Drones and Unmanned Aircraft Flying
You are prohibited to fly your drone on the UCL Estate whether for academic, commercial or for fun; unless you have been authorised by UCL Estate.
Drones are commonly known as Unmanned Aerial Vehicles (UAV) / Unmanned Aircraft Systems (UAS) / Remotely Piloted Aircraft Systems (RPAS) are now widely available for commercial and recreational use. Drones can cause injury or damage if they are not used responsibly and so are subject to complex safety rules, which are underpinned by UK law.
All drone flights whether for commercial or academic purposes or for fun are subject to safety rules and requirements set out in the Air Navigation Order (ANO) 2016; which requires that ‘persons must not recklessly or negligently cause or permit an aircraft to endanger any person or property’.
The Air Navigation Order defines a congested area as being 'any area of a city, town or settlement which is substantially used for residential, industrial, commercial or recreational purposes' - this definition applies to almost ALL of the UCL Estate including the iconic Main Quadrangle, Malet Place etc.
UCL Estates Access to Pictures
As part of the permission to fly a drone on UCL property, UCL Estates may request that operators provided copies of pictures / footage of UCL buildings to assist with maintenance activities.
Pictures will only be for building(s) in the immediate proposed drone operations flight area, and only if it is safe, practical and legal to do so.
If you own or fly a drone or model aircraft (between 250g to 20Kg) you must register with the Civil Aviation Authority (CAA) as you require an operator / flyer ID, you must label your drone or model aircraft and take a CAA test before you fly the device.
You are prohibited to fly your drone on the UCL Estate whether for academic, commercial or for fun; unless you have been authorised by UCL Estates and can demonstrate:
- The drone operator holds CAA authorisation to fly within a congested area.
- The drone operator has suitable and specific insurance policy with a minimum of £1m Third Party cover per claim.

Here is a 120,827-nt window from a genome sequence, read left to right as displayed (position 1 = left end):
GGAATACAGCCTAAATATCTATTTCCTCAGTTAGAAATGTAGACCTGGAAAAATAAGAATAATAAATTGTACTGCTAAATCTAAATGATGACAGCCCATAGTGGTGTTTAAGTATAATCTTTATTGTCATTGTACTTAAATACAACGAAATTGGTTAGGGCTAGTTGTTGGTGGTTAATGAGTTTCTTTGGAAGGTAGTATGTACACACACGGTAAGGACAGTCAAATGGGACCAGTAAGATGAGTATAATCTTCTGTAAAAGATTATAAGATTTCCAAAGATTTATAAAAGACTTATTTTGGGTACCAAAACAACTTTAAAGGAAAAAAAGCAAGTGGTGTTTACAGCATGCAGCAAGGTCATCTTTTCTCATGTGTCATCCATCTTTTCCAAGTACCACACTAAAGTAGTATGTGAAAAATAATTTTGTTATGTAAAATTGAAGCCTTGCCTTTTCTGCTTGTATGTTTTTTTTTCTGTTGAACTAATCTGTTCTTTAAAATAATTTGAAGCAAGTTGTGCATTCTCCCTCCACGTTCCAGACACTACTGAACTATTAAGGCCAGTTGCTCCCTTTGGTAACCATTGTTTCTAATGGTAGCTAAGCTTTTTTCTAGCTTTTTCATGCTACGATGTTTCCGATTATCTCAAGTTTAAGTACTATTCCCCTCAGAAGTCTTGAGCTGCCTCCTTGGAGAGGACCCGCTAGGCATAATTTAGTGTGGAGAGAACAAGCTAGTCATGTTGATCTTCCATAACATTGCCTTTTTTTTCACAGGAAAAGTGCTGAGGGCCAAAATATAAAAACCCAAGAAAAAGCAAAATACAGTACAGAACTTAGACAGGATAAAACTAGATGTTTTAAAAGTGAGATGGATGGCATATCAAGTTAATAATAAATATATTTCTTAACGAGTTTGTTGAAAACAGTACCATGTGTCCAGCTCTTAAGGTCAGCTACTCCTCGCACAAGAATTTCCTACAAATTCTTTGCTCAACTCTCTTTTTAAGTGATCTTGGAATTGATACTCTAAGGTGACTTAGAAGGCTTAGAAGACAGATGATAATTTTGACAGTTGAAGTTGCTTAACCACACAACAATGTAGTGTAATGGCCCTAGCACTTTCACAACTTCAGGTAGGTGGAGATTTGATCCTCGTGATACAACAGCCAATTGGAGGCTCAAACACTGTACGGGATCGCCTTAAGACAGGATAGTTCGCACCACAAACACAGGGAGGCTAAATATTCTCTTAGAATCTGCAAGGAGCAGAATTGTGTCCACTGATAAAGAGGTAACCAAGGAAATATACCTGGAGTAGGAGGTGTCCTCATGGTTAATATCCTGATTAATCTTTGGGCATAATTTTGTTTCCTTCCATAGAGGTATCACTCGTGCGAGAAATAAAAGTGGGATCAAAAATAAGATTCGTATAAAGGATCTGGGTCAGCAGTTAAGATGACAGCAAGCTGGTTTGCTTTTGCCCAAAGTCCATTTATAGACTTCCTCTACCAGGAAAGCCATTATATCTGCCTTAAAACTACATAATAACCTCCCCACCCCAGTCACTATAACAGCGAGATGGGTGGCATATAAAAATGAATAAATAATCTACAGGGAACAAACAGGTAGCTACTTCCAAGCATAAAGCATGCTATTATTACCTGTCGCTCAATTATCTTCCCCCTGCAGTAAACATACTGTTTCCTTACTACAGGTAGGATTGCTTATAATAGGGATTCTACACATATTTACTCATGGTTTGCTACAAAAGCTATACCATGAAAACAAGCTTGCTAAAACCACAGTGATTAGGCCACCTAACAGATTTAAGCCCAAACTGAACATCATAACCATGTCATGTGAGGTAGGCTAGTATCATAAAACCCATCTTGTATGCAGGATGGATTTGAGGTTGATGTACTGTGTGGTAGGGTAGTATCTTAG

- Suitable and sufficient safety measures are in place, to ensure that drone operations will not endanger people, property or heir aircraft.
- It is against the law to fly a drone or model aircraft without having the required IDs. You can also be fined for breaking the law when flying. In the most serious cases, you could be sent to prison.
For due diligence Drone flight operations on UCL property must be undertaken by an individual or organisations that holds a CAA authorisation.
To obtain a permit the drone operator has to demonstrate their competence, provided safe flight operating arrangements, procedures and appropriate insurance cover.
The regulation has changed from 31 December 2020, in respect to UAS identification of both device and operators and who can fly them and where you can fly them.
Drone authorisation form
Please complete a Drone authorisation form, attaching copies of:
- the drone operator’s authorisation for Specific category flights [the CAA authorisation to conduct the flight operator / company to fly within a congested1 area];
- the drone operator specific insurance cover and third party liability cover for the specific category flight;
- a safety arrangements / risk assessment, method statement (RAMS) to demonstrate sufficient local safety measures have considered and demonstrated to ensure drone operations will not endanger people or property;
- operating location, time periods other relevant information provided (i.e. the exact location, time period and parameters for the flight operations);
Completed forms need to be sent to email@example.com for processing and information distribution to relevant parties.
Last updated: Wednesday, March 31, 2021
> See the latest edition of CAA CAP 722 and CAP2003 (CAA Publications)
> For drone safety information visit the Civil Aviation Authority (CAA) caa.co.uk/drones
> For drone safety information from NATS please go to nats.aero/airspace/drones/
> For the commercial site Drone Safe Register go to dronesaferegister.org.uk/